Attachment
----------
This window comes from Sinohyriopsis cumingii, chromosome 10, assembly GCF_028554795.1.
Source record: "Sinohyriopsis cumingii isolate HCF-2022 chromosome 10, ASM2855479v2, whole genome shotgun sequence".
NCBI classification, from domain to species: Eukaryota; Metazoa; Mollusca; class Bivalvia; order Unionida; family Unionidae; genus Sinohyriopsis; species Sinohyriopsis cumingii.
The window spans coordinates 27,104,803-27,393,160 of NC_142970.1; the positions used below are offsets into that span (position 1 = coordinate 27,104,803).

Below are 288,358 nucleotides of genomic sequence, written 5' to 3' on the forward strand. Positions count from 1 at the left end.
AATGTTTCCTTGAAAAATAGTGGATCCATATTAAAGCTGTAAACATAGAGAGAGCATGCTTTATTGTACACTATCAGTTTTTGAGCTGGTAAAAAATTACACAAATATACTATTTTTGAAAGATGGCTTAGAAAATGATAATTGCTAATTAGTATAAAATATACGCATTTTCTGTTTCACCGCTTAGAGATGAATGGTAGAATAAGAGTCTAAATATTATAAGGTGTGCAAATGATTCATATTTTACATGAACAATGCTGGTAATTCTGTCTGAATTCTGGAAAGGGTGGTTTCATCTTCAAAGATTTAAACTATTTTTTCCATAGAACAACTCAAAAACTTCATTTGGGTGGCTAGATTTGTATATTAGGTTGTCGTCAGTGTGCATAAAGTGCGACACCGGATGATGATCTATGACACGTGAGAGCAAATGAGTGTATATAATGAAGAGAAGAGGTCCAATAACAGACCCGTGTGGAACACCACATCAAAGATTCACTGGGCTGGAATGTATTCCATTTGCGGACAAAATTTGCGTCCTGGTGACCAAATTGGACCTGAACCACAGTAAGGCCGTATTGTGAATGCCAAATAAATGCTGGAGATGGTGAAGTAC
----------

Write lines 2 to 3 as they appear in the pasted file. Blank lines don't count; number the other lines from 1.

Source record: "Sinohyriopsis cumingii isolate HCF-2022 chromosome 10, ASM2855479v2, whole genome shotgun sequence".
NCBI classification, from domain to species: Eukaryota; Metazoa; Mollusca; class Bivalvia; order Unionida; family Unionidae; genus Sinohyriopsis; species Sinohyriopsis cumingii.